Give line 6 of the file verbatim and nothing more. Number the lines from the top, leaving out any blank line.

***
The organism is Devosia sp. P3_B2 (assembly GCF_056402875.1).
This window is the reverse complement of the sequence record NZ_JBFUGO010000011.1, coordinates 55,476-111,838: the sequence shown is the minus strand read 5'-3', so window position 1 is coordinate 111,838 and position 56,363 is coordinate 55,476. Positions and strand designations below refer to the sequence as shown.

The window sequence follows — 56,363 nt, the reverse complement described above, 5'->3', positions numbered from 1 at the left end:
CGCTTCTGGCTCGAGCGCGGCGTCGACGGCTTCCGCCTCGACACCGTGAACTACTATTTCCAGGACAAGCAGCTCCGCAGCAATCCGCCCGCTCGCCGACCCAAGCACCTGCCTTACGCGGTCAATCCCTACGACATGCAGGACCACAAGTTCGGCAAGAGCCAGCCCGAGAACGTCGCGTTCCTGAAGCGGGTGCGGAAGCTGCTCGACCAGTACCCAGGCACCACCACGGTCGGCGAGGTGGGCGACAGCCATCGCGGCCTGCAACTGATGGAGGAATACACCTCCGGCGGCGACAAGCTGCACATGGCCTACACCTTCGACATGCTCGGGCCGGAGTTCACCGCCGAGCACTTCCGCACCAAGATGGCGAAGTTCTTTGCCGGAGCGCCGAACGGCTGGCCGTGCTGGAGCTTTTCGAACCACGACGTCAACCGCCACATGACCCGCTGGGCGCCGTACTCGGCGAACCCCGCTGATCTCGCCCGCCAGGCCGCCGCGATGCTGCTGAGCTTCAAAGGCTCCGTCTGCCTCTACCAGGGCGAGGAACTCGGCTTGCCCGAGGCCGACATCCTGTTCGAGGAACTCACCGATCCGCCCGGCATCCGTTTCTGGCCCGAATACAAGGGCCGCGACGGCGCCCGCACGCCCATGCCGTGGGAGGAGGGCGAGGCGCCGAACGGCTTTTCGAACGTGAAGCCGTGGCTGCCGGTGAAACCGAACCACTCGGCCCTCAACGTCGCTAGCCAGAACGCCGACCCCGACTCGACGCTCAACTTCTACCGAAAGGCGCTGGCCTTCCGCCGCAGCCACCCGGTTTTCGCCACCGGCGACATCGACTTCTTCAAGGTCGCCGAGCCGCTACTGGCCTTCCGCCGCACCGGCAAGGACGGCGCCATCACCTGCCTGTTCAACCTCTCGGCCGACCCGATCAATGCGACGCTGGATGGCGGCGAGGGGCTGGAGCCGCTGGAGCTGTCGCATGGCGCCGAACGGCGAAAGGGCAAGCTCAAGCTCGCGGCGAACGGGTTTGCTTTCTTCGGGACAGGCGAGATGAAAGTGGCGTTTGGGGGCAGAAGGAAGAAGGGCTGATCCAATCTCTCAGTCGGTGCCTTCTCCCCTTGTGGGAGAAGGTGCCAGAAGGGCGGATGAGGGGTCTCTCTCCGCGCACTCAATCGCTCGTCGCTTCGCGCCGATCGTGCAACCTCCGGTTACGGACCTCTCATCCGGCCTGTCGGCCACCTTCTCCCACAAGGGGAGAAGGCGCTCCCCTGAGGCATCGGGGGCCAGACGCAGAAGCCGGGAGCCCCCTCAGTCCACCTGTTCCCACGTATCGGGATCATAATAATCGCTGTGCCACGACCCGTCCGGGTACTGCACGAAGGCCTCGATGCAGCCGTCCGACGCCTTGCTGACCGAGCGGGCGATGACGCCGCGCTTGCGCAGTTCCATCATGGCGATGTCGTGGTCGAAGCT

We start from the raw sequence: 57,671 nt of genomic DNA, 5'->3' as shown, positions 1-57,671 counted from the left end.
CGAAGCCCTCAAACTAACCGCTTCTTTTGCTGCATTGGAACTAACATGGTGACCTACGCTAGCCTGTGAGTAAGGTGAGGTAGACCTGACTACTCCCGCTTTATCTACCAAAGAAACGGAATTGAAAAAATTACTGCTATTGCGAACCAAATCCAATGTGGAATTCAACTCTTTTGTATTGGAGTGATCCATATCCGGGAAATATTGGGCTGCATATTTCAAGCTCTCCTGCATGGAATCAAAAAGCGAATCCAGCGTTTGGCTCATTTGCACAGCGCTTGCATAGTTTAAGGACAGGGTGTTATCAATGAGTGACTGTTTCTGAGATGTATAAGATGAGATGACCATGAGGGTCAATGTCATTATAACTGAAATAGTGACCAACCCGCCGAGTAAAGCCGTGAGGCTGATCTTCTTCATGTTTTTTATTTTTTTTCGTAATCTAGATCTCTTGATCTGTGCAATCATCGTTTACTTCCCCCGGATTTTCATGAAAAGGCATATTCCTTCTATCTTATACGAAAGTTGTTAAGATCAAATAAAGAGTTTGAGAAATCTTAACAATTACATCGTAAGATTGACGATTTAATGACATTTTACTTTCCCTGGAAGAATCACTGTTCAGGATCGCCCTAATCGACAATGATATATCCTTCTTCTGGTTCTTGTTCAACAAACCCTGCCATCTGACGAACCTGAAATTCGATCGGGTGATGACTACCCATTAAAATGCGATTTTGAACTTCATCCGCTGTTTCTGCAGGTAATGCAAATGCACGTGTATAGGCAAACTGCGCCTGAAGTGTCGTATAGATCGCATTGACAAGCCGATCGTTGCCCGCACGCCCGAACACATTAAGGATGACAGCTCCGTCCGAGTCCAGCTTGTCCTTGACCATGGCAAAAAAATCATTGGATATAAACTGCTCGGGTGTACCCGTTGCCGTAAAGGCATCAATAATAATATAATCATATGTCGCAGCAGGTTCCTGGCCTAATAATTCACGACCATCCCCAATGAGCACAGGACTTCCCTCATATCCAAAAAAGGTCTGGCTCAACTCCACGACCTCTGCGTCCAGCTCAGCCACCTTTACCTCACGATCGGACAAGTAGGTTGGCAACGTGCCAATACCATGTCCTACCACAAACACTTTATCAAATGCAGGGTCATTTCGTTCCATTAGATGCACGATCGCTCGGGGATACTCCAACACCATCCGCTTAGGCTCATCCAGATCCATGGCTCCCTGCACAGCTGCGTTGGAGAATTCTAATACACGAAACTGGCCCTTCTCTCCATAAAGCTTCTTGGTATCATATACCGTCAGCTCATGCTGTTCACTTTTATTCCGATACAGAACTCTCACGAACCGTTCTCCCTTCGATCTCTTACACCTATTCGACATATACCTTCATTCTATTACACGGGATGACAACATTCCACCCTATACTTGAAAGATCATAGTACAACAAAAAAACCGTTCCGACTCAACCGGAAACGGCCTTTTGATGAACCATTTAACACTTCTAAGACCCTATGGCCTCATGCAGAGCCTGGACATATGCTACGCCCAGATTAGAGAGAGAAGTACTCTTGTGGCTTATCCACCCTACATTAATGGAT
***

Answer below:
CGAAGCCCTCAAACTAACCGCTTCTTTTGCTGCATTGGAACTAACATGGTGACCTACGCTAGCCTGTGAGTAAGGTGAGGTAGACCTGACTACTCCCGCTTTATCTACCAAAGAAACGGAATTGAAAAAATTACTGCTATTGCGAACCAAATCCAATGTGGAATTCAACTCTTTTGTATTGGAGTGATCCATATCCGGGAAATATTGGGCTGCATATTTCAAGCTCTCCTGCATGGAATCAAAAAGCGAATCCAGCGTTTGGCTCATTTGCACAGCGCTTGCATAGTTTAAGGACAGGGTGTTATCAATGAGTGACTGTTTCTGAGATGTATAAGATGAGATGACCATGAGGGTCAATGTCATTATAACTGAAATAGTGACCAACCCGCCGAGTAAAGCCGTGAGGCTGATCTTCTTCATGTTTTTTATTTTTTTTCGTAATCTAGATCTCTTGATCTGTGCAATCATCGTTTACTTCCCCCGGATTTTCATGAAAAGGCATATTCCTTCTATCTTATACGAAAGTTGTTAAGATCAAATAAAGAGTTTGAGAAATCTTAACAATTACATCGTAAGATTGACGATTTAATGACATTTTACTTTCCCTGGAAGAATCACTGTTCAGGATCGCCCTAATCGACAATGATATATCCTTCTTCTGGTTCTTGTTCAACAAACCCTGCCATCTGACGAACCTGAAATTCGATCGGGTGATGACTACCCATTAAAATGCGATTTTGAACTTCATCCGCTGTTTCTGCAGGTAATGCAAATGCACGTGTATAGGCAAACTGCGCCTGAAGTGTCGTATAGATCGCATTGACAAGCCGATCGTTGCCCGCACGCCCGAACACATTAAGGATGACAGCTCCGTCCGAGTCCAGCTTGTCCTTGACCATGGCAAAAAAATCATTGGATATAAACTGCTCGGGTGTACCCGTTGCCGTAAAGGCATCAATAATAATATAATCATATGTCGCAGCAGGTTCCTGGCCTAATAATTCACGACCATCCCCAATGAGCACAGGACTTCCCTCATATCCAAAAAAGGTCTGGCTCAACTCCACGACCTCTGCGTCCAGCTCAGCCACCTTTACCTCACGATCGGACAAGTAGGTTGGCAACGTGCCAATACCATGTCCTACCACAAACACTTTATCAAATGCAGGGTCATTTCGTTCCATTAGATGCACGATCGCTCGGGGATACTCCAACACCATCCGCTTAGGCTCATCCAGATCCATGGCTCCCTGCACAGCTGCGTTGGAGAATTCTAATACACGAAACTGGCCCTTCTCTCCATAAAGCTTCTTGGTATCATATACCGTCAGCTCATGCTGTTCACTTTTATTCCGATACAGAACTCTCACGAACCGTTCTCCCTTCGATCTCTTACACCTATTCGACATATACCTTCATTCTATTACACGGGATGACAACATTCCACCCTATACTTGAAAGATCATAGTACAACAAAAAAACCGTTCCGACTCAACCGGAAACGGCCTTTTGATGAACCATTTAACACTTCTAAGACCCTATGGCCTCATGCAGAGCCTGGACATATGCTACGCCCAGATTAGAGAGAGAAGTACTCTTGTGGCTTATCCACCCTACATTAATGGAT